CRITICISM has been levelled at previous management of a youth football league over the way its finances were run.

An independent financial review into the operation of Bolton Bury District Football League between 2016 and 2019 alleges that adequate financial controls were not in place, with payments made to trustees and money paid out without receipts being provided.

The league is a charity and operates as Northwest Football Trust Ltd, but the state of the league’s finances came to light after accountants responsible for managing and filing the charity accounts expressed concern about the lack of financial controls in place.

A review was commissioned from Harrison Salmon Associates which revealed concerns about the way the league was being managed. The report is due to be presented to league members at their AGM in the University of Bolton Stadium today.

A report by the current trustees states: “It was believed that a number of decisions not in the best interests of the league or the charity were being made.”

The trustees state that one of those decisions was in relation to paying the then general secretary, Chris Rees, £600 a month as a consultant.

The role had previously been a voluntary one, but there is no record of the change to a paid role being approved by the board of directors. Instead, states the report, the decision was made by a “self made” operating board, comprised of Mr Rees, league chairman Gary Russell and Rebecca Berry, which “had no mandate within rules of the league, the FA, Bolton Bury District Football League memorandums of association or charity law”.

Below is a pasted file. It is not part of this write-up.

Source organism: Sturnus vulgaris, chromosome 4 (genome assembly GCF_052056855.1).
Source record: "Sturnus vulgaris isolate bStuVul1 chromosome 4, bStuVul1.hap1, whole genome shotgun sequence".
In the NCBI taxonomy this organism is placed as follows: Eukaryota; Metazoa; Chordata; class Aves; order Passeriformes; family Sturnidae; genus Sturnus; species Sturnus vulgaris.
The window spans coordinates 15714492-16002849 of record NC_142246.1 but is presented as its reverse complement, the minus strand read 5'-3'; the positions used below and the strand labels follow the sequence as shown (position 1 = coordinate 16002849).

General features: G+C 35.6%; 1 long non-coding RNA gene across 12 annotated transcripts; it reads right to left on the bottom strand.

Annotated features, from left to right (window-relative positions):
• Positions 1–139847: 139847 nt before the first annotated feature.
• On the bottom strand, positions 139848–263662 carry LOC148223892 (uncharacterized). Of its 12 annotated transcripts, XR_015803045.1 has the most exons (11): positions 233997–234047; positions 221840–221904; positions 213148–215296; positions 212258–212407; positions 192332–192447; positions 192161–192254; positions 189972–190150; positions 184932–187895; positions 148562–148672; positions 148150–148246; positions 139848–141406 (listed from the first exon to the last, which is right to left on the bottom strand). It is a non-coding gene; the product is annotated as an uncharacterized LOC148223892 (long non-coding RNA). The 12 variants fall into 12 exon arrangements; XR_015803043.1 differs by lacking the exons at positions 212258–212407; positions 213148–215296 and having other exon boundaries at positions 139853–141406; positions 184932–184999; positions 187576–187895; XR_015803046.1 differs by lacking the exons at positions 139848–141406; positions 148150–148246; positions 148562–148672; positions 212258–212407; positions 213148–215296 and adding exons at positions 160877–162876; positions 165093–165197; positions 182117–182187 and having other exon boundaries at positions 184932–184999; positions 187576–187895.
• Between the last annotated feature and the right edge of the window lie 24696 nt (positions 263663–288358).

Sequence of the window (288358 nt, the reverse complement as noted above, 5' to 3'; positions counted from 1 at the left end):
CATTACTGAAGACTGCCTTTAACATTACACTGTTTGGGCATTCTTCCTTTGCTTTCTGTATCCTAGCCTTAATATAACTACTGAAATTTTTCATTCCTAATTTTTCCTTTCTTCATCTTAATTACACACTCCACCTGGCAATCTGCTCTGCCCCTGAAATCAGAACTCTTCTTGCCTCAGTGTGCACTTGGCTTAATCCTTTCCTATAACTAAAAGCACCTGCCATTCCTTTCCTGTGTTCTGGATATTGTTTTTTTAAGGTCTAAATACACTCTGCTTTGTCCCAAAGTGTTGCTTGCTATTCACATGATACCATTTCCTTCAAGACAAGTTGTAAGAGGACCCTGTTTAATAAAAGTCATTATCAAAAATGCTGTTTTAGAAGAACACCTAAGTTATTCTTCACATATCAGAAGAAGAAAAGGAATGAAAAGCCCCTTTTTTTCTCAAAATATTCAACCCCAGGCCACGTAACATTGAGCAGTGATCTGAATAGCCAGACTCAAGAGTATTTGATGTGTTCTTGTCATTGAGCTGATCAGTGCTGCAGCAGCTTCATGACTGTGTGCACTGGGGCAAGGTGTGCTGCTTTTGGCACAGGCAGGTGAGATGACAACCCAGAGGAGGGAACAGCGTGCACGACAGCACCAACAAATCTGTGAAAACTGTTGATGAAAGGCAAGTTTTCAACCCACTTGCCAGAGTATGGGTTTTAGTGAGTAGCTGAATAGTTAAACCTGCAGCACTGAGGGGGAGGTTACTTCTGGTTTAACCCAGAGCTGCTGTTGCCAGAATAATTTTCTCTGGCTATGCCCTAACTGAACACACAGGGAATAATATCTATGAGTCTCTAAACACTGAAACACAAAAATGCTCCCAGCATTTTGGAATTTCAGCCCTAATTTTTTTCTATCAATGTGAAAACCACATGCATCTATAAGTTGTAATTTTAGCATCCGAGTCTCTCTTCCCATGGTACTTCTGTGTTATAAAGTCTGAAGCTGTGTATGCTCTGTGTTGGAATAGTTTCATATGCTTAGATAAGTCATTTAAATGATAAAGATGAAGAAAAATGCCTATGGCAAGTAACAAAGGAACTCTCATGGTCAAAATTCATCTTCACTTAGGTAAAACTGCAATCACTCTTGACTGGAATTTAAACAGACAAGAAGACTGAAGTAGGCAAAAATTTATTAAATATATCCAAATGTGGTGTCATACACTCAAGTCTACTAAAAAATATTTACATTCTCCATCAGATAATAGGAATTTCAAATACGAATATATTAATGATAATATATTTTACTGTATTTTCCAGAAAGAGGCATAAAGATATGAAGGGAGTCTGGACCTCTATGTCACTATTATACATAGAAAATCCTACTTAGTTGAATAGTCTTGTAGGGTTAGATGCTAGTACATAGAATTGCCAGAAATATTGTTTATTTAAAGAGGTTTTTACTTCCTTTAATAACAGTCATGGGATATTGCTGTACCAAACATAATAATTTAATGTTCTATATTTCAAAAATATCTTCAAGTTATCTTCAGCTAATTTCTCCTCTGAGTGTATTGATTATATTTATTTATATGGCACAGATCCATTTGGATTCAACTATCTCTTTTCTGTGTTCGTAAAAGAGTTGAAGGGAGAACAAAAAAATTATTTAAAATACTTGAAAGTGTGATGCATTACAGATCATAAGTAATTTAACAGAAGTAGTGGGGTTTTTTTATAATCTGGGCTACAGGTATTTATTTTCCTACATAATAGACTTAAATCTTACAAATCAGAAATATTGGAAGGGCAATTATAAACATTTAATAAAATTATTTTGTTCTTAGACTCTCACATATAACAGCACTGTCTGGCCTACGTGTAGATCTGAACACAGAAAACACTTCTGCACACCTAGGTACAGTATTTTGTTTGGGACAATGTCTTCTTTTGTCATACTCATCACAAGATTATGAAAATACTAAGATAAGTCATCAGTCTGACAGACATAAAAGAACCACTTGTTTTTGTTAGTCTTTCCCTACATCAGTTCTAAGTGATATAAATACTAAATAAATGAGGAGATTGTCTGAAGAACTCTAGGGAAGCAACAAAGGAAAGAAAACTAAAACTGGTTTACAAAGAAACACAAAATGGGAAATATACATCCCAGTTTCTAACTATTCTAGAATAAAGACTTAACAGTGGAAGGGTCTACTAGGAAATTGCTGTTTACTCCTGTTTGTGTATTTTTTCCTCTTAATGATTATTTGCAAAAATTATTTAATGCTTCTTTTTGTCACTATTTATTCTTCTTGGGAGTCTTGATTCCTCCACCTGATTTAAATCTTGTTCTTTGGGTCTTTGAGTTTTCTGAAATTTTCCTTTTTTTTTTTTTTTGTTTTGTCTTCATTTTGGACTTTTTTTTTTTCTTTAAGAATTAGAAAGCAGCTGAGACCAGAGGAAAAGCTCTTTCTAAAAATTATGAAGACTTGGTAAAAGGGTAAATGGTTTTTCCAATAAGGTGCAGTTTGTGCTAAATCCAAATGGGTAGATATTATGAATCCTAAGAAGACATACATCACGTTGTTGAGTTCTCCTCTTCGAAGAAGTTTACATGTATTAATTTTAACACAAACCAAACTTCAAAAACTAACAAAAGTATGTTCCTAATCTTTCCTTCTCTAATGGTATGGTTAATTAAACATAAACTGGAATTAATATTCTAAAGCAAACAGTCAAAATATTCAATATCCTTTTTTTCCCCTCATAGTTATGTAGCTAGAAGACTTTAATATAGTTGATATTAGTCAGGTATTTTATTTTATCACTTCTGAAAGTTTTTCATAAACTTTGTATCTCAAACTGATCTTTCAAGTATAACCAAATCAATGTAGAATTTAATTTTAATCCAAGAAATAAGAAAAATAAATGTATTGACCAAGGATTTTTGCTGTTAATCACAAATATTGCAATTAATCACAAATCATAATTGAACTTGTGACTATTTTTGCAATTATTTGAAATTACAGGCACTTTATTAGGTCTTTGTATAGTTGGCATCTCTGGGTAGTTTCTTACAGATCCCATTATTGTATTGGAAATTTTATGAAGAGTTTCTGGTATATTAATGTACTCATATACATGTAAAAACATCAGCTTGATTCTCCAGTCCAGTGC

In November last year a new board of trustees passed a special resolution to immediately stop all future payments to Mr Rees.

The accountant’s review revealed that Mr Rees was paid £1,200 as a consultant in August and September last year — one month directly to him and a second payment to his limited company. The money amounted to 15 per cent of the league’s revenue for 2018/19. No formal contract existed with Mr Rees. In addition, the review showed that, in July 2018, £1,000 was spent at the Queen Victoria pub on league committee entertainment, but no receipts were produced.

A request to the committee by the general secretary, in late 2018, to buy 15 iPads at a cost of £4,785 was turned down.

The current trustees’ report states that, if the purchase of the iPads had gone ahead and Mr Rees continued to be paid, the league would have made a loss of £3,016 in 2019.

Also raised in the review was the payment of £300 to Mrs Berry for the storage of league footballing equipment, although no minutes were found supporting the decision or contract for the supply of the service. The trustees’ report states that, at the time, the equipment was being stored for free elsewhere.

The accountants’ review states: “The concept of unpaid trusteeship has been one of the defining characteristics of the charitable sector, contributing greatly to public confidence in charities.”

The review also queries the lack of documentation regarding a decision to hold a summer ball last year, which was then cancelled, leaving the league with a £9,006.63 loss.

“We cannot comment on the reasons behind this cancellation, which may have been out of the charity’s control, however we cannot see any documentation behind the decision to hold the ball in the first place and the reasons why this was cancelled,” it states.

However, the accountants say that issues with the financial management of the league have now been addressed.

Controls in place now include: no more cash payments or cashing of cheques, all transactions through an accounting system overseen by accountants, all payments require trustee approval, no roles within the charity to be paid.

Mr Barlow, who was appointed as the league’s general secretary in March, said the report’s findings came as a “shock” to him, and promised things would improve in the future.

He added: “I am glad it has come out, we have got to be completely transparent and open.”

“I am confident that the board and committee will move forward in a positive manner.”

Mr Rees declined to comment.